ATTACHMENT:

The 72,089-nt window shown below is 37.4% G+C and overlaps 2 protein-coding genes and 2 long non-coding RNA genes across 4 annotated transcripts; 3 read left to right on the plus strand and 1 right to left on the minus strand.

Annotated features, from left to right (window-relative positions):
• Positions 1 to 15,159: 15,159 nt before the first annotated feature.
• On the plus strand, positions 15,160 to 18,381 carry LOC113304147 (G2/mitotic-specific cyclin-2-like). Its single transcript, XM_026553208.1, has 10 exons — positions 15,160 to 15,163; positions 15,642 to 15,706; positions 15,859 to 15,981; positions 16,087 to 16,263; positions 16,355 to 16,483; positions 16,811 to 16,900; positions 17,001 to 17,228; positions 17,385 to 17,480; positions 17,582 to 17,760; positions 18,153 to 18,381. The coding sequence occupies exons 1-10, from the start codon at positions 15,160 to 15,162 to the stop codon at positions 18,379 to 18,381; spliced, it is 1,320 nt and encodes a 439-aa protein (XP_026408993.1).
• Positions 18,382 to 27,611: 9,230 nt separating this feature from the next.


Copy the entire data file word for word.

The 72,089-nt window shown below is 37.4% G+C and overlaps 2 protein-coding genes and 2 long non-coding RNA genes across 4 annotated transcripts; 3 read left to right on the plus strand and 1 right to left on the minus strand.

Annotated features, from left to right (window-relative positions):
• Positions 1 to 15,159: 15,159 nt before the first annotated feature.
• On the plus strand, positions 15,160 to 18,381 carry LOC113304147 (G2/mitotic-specific cyclin-2-like). Its single transcript, XM_026553208.1, has 10 exons — positions 15,160 to 15,163; positions 15,642 to 15,706; positions 15,859 to 15,981; positions 16,087 to 16,263; positions 16,355 to 16,483; positions 16,811 to 16,900; positions 17,001 to 17,228; positions 17,385 to 17,480; positions 17,582 to 17,760; positions 18,153 to 18,381. The coding sequence occupies exons 1-10, from the start codon at positions 15,160 to 15,162 to the stop codon at positions 18,379 to 18,381; spliced, it is 1,320 nt and encodes a 439-aa protein (XP_026408993.1).
• Positions 18,382 to 27,611: 9,230 nt separating this feature from the next.